Give Turtles a Brake

Dead gravid female Cooter on north Florida road.

It’s that time of year, maybe you’ve already noticed. Animals are back and moving about and trying to reproduce. But in this age of hundreds of millions of motor vehicles going everywhere at high speeds, anybody who’s slow is vulnerable. And one of the most vulnerable to death on our highways are turtles. No matter how many times I see them crushed and lifeless on a road, it breaks my heart. It must happen hundreds or thousands of times a day in the USA.

Nesting Females: Roads, Roadsides, and Predators

What makes it even worse is that a disproportionate amount of the turtles being killed are adult females. They are especially at risk because of the long distance forays they make searching for nest sites in spring and summer. Some turtles are terrestrial, such as Box Turtles and tortoises, some are amphibious, such as Wood Turtles, but most are aquatic — and they all lay eggs and nest on land, such as roadsides. Even aquatic species such as Sliders and Cooters, and Map, Musk, Softshell, and Snapping Turtles may nest 200-600 yards from the water. When they leave their wetlands in search of upland nest sites, they usually will have to cross at least one road.

Breeding females are the ones most important to sustaining populations and the ones that populations can least afford to lose. Vehicular mortality can cause population declines and roadkill of females during the nesting season can be the most significant threat to population persistence. The mortality to the adults can occur from not just vehicles, but also from the predators such as Raccoons who are attracted to roadsides. These predators also dig up the nests and eat the eggs and the hatchlings. At one place, the proportion of turtle nests lost to Raccoon predation ranged from 63% to 100%, and this was in a “protected” area.

Box turtle.

Population Viability

Most turtle species possesses life history traits that make populations especially vulnerable and sensitive to increased human-caused loss and mortality: slow growth, late maturity, long lives, low reproductive potential (small clutches), and high natural mortality of eggs and hatchlings (such as from predators). Some species, such as the northeast’s Wood Turtle, can take 15-20 years to reach maturity. And then, after reaching maturity, turtles must survive and reproduce for decades more just to replace themselves.

Field studies and statistical analyses clearly show that even modest rates of take (intentional or incidental) of adult or juvenile turtles can lead to strong declines in populations. The loss of a very small number of turtles above natural attrition can be devastating. They may not reproduce enough or survive long enough to make up for the population losses from collection, predation, habitat degradation/destruction, and being killed on roads or by logging or agricultural operations. There are limits to how much cumulative mortality and stress a population can absorb and still be healthy and viable for the long term.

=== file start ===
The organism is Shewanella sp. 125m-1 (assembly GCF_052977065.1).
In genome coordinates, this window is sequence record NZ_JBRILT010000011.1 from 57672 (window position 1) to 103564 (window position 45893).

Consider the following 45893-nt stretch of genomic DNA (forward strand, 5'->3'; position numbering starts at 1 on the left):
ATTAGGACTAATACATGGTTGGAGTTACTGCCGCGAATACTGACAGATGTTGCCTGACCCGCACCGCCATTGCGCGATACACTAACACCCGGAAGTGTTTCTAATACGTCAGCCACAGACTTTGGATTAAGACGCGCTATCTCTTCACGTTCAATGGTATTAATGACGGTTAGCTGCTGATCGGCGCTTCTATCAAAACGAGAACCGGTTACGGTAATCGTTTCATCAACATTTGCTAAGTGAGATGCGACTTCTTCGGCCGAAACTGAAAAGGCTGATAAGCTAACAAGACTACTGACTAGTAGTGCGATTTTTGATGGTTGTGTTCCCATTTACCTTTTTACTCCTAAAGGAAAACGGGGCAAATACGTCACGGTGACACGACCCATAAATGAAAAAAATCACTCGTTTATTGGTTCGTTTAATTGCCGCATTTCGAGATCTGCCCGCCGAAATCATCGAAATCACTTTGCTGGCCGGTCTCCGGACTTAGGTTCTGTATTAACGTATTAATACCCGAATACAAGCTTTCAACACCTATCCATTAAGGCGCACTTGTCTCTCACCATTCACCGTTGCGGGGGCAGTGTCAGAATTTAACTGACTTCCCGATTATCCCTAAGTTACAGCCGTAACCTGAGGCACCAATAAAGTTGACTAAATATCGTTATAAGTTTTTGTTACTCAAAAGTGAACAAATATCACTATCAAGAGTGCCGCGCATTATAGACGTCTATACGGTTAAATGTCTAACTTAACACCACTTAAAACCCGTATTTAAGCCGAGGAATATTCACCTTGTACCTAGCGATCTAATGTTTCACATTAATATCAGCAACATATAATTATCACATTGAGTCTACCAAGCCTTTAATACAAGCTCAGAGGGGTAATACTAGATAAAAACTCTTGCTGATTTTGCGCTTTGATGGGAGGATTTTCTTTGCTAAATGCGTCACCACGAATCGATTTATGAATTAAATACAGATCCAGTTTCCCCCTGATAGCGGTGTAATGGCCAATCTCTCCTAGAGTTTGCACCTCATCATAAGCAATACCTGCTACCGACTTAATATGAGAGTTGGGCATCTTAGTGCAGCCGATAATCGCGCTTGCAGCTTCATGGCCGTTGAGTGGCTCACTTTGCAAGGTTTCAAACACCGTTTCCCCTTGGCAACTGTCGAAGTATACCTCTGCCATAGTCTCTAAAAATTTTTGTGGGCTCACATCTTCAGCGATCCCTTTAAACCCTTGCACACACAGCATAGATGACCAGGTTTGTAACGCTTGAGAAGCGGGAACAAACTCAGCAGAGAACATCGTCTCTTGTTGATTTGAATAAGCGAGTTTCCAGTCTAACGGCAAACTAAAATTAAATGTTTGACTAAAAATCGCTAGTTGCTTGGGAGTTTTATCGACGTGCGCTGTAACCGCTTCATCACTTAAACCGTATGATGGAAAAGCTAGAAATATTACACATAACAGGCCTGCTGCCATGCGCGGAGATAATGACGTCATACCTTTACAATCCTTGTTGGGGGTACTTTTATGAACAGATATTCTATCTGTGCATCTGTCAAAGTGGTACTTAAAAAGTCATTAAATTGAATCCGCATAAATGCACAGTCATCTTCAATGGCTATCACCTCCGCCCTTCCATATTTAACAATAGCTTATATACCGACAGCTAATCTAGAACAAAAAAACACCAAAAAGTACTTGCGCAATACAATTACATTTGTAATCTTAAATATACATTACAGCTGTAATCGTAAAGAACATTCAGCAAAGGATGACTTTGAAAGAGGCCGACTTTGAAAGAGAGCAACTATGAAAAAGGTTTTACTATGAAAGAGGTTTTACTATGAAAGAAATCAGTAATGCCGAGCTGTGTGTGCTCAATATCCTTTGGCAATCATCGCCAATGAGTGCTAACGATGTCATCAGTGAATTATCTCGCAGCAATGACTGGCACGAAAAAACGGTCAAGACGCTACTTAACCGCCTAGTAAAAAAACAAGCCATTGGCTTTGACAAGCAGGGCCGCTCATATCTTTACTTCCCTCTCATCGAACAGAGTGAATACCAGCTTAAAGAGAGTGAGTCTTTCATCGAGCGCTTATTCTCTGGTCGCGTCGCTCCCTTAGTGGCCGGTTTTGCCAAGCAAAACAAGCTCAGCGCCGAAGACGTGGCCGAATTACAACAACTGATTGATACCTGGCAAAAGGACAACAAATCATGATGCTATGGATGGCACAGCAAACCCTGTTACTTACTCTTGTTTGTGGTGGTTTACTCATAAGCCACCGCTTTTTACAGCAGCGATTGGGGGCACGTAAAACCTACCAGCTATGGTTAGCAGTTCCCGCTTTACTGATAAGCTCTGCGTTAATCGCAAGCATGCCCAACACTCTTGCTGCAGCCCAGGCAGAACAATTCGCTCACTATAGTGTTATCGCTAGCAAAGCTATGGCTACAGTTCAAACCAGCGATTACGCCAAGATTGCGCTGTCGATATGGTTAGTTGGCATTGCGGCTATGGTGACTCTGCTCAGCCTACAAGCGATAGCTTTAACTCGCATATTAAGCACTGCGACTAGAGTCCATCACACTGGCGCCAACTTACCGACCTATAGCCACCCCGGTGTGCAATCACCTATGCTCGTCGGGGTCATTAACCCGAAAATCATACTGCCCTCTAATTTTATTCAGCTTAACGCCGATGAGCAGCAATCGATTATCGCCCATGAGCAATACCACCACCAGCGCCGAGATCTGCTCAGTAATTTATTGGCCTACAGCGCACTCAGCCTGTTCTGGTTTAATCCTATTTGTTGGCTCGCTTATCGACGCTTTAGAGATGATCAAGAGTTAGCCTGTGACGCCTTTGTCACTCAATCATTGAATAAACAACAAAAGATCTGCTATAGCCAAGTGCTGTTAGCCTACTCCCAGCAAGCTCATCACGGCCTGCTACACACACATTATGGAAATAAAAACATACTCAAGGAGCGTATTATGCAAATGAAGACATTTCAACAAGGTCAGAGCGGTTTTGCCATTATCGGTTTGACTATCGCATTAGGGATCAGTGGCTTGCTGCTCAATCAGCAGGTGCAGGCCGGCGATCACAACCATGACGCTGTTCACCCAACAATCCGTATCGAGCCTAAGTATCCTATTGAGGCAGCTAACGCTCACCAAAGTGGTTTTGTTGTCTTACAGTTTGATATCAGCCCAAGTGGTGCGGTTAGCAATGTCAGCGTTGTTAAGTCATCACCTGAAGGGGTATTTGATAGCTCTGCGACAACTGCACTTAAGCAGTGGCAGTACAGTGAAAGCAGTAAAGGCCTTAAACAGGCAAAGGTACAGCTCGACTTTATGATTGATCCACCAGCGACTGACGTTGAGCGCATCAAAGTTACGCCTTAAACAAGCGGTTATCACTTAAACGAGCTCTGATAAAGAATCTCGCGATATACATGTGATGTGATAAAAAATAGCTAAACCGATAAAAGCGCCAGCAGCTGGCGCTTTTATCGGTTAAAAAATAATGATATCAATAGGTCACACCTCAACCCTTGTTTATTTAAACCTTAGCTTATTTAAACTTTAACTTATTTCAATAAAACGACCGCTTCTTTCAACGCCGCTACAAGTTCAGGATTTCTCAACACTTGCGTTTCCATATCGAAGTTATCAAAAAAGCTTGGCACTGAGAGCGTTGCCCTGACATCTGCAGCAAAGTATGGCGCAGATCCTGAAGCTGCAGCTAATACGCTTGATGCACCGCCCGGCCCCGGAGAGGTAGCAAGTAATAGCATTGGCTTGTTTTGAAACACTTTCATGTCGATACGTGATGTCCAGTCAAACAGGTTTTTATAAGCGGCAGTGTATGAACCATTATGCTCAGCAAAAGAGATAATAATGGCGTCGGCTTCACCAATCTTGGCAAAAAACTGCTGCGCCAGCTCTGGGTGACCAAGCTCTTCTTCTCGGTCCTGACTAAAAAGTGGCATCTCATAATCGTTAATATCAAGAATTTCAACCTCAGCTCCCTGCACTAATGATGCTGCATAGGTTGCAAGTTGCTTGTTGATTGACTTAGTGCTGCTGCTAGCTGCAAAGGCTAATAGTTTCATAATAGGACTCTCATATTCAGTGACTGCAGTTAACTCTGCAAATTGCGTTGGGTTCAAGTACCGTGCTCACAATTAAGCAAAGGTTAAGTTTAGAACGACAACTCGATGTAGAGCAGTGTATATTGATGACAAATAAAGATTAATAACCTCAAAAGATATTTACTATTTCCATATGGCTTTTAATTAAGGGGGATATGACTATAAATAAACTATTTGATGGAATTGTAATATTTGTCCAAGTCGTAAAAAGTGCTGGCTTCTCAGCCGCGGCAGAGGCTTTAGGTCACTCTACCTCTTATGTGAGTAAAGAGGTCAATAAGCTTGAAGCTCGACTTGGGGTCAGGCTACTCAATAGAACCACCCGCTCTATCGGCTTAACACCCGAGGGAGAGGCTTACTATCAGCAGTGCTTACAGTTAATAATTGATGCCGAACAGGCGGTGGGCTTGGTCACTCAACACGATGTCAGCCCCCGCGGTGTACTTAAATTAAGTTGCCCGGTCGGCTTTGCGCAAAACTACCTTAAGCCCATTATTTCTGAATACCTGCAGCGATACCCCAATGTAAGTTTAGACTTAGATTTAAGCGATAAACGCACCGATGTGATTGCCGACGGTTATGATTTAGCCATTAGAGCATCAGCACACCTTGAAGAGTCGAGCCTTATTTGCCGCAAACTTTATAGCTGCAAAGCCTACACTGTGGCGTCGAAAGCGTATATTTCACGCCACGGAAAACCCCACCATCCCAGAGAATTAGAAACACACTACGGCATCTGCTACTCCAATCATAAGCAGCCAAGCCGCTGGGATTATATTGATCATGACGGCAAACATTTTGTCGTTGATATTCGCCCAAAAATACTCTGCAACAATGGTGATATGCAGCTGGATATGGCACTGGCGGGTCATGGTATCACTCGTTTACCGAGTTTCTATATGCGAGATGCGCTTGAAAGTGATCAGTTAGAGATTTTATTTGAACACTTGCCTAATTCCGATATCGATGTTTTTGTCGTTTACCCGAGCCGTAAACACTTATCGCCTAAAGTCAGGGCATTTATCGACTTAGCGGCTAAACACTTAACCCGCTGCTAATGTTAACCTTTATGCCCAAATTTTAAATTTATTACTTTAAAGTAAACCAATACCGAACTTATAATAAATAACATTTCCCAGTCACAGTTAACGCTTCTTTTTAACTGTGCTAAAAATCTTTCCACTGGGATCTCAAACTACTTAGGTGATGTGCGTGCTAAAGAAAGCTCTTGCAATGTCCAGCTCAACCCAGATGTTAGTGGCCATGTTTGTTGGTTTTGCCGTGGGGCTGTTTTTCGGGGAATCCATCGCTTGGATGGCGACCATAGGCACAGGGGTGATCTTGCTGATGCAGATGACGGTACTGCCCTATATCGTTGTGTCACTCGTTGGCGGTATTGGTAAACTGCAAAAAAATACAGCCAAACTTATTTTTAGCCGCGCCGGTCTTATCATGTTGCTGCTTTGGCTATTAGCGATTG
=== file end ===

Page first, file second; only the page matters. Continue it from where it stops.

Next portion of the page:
Wood Turtle roadkill on the George Washington National Forest.

Roads and Roadkill

Each and every day in America there are development and commercial activities on the ground, including more roads being built and more drivers using them. Most areas of the East, where most turtle species reside, are already within ca. 400 yards of a road. Not surprising, considering that on the landscape currently occupied by the USA, in 400 years we’ve gone from ZERO to 5-6 MILLION MILES OF ROADS. The ecological effects of roads and/or mechanized use include erosion, air and water pollution, spread of invasive weeds, avoidance of road or machine-affected areas by wildlife, increased access by poachers and common meso-predators (e.g., Raccoons), habitat loss and fragmentation, and massive amounts of roadkill — some estimate 1 MILLION ANIMALS/DAY – and that of course doesn’t include the incomprehensible numbers of invertebrates.

Much of the problem, of course, is not the roads per se, but the vehicles using the roads. Roadkill is exacerbated due to increases in traffic volume. A probability model estimated that the likelihood of a turtle successfully crossing U.S. Highway 27 in Florida decreased from 32% to only 2% twenty-five years later due to a 162% increase in traffic volume.

Passageways and Fencing

The day-in day-out magnitude of the road kill on our nation’s highways is a national disgrace and tragedy. Retrofitting America’s road system to make it more wildlife friendly needs to be a priority for improving our infrastructure; such as installing wildlife crossings — overpasses and tunnels. A new Civilian Conservation Corp could put enormous numbers of people to work accomplishing this necessity.

Identifying hotspots of mortality and installing passageways and fencing can make a huge improvement. Barrier or drift fences with under-highway culverts to provide passageways and prevent animals’ use of roads during dispersal can dramatically reduce roadkill. Along a 0.7-km section of one north Florida highway near Lake Jackson, turtle mortality before installation of the fence was 11.9 turtles/km/day, while post-fence mortality was 0.09/ km/day, a decrease of more than 99%.

Direct Action

Until we systematically mitigate/ prevent/rectify these systemic sources of population decline and extirpation, and even when we do, direct action is essential.

Stopping your vehicle and getting turtles off of roads can make a big difference (I move snakes off the road as well). You can usually do this without compromising your safety. Be gentle and move the turtle in the same direction it was going, as far off the road as you can place it. It doesn’t take up much of your time. And the turtles need all the help they can get. Please help and give them a brake. And encourage your friends and neighbors to do likewise.